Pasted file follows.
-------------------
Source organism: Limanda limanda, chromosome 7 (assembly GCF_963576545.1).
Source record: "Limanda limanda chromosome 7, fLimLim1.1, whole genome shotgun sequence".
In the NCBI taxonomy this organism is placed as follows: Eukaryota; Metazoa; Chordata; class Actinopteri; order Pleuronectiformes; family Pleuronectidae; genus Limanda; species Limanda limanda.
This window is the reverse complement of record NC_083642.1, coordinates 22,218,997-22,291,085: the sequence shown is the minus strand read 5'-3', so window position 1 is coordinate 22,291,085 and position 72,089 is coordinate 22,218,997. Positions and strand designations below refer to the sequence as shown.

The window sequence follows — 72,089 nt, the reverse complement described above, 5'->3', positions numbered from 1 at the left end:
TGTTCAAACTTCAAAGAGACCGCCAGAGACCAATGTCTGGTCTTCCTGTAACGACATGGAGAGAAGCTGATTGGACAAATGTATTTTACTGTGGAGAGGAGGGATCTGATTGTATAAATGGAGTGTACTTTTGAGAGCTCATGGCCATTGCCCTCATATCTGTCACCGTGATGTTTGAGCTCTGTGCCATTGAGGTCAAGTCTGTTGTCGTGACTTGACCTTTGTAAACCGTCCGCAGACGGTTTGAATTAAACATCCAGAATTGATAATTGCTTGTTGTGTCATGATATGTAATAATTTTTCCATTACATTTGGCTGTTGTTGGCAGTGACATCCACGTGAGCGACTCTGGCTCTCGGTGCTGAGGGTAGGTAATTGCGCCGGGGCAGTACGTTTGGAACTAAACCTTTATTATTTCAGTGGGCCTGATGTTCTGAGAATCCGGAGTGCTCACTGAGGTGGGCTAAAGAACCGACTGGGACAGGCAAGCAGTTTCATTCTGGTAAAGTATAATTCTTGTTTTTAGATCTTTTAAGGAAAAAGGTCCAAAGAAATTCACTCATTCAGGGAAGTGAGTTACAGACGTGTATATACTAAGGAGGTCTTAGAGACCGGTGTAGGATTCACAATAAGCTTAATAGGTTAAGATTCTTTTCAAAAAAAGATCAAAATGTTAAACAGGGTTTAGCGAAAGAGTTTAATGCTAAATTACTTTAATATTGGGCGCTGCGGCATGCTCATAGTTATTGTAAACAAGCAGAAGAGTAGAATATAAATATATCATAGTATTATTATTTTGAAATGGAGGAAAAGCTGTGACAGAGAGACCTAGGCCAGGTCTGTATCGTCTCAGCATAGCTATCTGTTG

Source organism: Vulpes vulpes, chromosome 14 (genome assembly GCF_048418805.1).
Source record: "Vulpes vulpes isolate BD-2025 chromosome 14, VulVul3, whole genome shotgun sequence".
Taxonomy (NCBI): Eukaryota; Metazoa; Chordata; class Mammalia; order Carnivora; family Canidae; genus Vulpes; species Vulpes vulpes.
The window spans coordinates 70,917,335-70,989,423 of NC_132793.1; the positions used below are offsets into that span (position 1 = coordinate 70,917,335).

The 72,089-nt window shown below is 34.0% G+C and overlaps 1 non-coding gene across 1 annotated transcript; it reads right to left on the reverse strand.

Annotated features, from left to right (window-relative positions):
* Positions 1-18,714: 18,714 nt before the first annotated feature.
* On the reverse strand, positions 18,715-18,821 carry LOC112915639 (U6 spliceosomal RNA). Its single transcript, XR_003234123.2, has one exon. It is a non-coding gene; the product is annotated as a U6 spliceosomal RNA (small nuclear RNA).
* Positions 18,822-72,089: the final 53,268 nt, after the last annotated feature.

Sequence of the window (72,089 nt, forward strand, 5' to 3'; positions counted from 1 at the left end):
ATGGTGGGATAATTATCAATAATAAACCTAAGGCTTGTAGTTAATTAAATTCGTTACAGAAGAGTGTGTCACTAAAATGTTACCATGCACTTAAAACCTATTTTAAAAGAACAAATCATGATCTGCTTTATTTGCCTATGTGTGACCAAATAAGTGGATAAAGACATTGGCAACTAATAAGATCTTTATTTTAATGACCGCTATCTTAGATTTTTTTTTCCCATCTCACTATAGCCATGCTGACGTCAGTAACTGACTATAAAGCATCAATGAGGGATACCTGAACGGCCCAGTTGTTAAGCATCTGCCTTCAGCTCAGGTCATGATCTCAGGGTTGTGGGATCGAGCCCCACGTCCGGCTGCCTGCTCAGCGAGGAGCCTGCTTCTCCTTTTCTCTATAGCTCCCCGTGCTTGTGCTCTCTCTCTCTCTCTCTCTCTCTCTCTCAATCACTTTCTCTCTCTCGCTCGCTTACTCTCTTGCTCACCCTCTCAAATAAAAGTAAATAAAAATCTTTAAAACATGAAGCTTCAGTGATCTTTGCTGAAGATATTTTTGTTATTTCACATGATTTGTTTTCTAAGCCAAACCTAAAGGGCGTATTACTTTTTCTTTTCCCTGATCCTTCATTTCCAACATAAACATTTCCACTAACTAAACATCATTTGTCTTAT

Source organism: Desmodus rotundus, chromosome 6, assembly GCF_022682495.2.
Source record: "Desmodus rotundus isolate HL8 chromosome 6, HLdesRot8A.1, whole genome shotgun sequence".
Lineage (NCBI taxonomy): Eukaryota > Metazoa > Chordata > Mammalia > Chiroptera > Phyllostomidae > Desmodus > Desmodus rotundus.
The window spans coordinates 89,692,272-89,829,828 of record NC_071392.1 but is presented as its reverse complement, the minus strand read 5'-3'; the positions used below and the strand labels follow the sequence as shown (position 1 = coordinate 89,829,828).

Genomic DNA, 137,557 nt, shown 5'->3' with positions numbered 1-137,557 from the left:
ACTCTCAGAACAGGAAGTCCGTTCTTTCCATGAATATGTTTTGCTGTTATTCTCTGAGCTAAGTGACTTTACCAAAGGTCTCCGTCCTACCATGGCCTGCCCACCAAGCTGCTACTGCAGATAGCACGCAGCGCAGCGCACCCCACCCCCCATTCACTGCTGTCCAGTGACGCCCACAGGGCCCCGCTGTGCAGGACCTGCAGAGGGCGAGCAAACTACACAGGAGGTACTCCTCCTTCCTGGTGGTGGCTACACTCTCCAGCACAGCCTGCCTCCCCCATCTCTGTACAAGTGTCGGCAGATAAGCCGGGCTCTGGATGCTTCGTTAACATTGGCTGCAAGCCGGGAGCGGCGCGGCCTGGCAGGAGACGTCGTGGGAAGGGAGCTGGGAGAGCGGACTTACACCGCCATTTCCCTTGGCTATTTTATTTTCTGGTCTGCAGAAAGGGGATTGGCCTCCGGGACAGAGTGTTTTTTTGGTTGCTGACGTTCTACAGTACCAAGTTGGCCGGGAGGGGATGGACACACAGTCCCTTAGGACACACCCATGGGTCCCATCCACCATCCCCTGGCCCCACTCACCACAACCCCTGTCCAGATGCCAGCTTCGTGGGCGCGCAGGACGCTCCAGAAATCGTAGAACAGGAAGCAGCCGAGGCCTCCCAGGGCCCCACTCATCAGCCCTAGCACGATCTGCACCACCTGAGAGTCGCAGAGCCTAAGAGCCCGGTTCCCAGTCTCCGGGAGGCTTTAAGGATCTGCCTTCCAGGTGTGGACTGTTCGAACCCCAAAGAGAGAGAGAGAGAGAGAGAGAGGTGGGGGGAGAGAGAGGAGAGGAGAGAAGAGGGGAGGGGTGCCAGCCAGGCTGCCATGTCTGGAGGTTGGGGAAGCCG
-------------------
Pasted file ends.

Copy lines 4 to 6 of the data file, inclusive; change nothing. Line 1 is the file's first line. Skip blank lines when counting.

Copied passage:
This window is the reverse complement of record NC_083642.1, coordinates 22,218,997-22,291,085: the sequence shown is the minus strand read 5'-3', so window position 1 is coordinate 22,291,085 and position 72,089 is coordinate 22,218,997. Positions and strand designations below refer to the sequence as shown.

The window sequence follows — 72,089 nt, the reverse complement described above, 5'->3', positions numbered from 1 at the left end:
TGTTCAAACTTCAAAGAGACCGCCAGAGACCAATGTCTGGTCTTCCTGTAACGACATGGAGAGAAGCTGATTGGACAAATGTATTTTACTGTGGAGAGGAGGGATCTGATTGTATAAATGGAGTGTACTTTTGAGAGCTCATGGCCATTGCCCTCATATCTGTCACCGTGATGTTTGAGCTCTGTGCCATTGAGGTCAAGTCTGTTGTCGTGACTTGACCTTTGTAAACCGTCCGCAGACGGTTTGAATTAAACATCCAGAATTGATAATTGCTTGTTGTGTCATGATATGTAATAATTTTTCCATTACATTTGGCTGTTGTTGGCAGTGACATCCACGTGAGCGACTCTGGCTCTCGGTGCTGAGGGTAGGTAATTGCGCCGGGGCAGTACGTTTGGAACTAAACCTTTATTATTTCAGTGGGCCTGATGTTCTGAGAATCCGGAGTGCTCACTGAGGTGGGCTAAAGAACCGACTGGGACAGGCAAGCAGTTTCATTCTGGTAAAGTATAATTCTTGTTTTTAGATCTTTTAAGGAAAAAGGTCCAAAGAAATTCACTCATTCAGGGAAGTGAGTTACAGACGTGTATATACTAAGGAGGTCTTAGAGACCGGTGTAGGATTCACAATAAGCTTAATAGGTTAAGATTCTTTTCAAAAAAAGATCAAAATGTTAAACAGGGTTTAGCGAAAGAGTTTAATGCTAAATTACTTTAATATTGGGCGCTGCGGCATGCTCATAGTTATTGTAAACAAGCAGAAGAGTAGAATATAAATATATCATAGTATTATTATTTTGAAATGGAGGAAAAGCTGTGACAGAGAGACCTAGGCCAGGTCTGTATCGTCTCAGCATAGCTATCTGTTG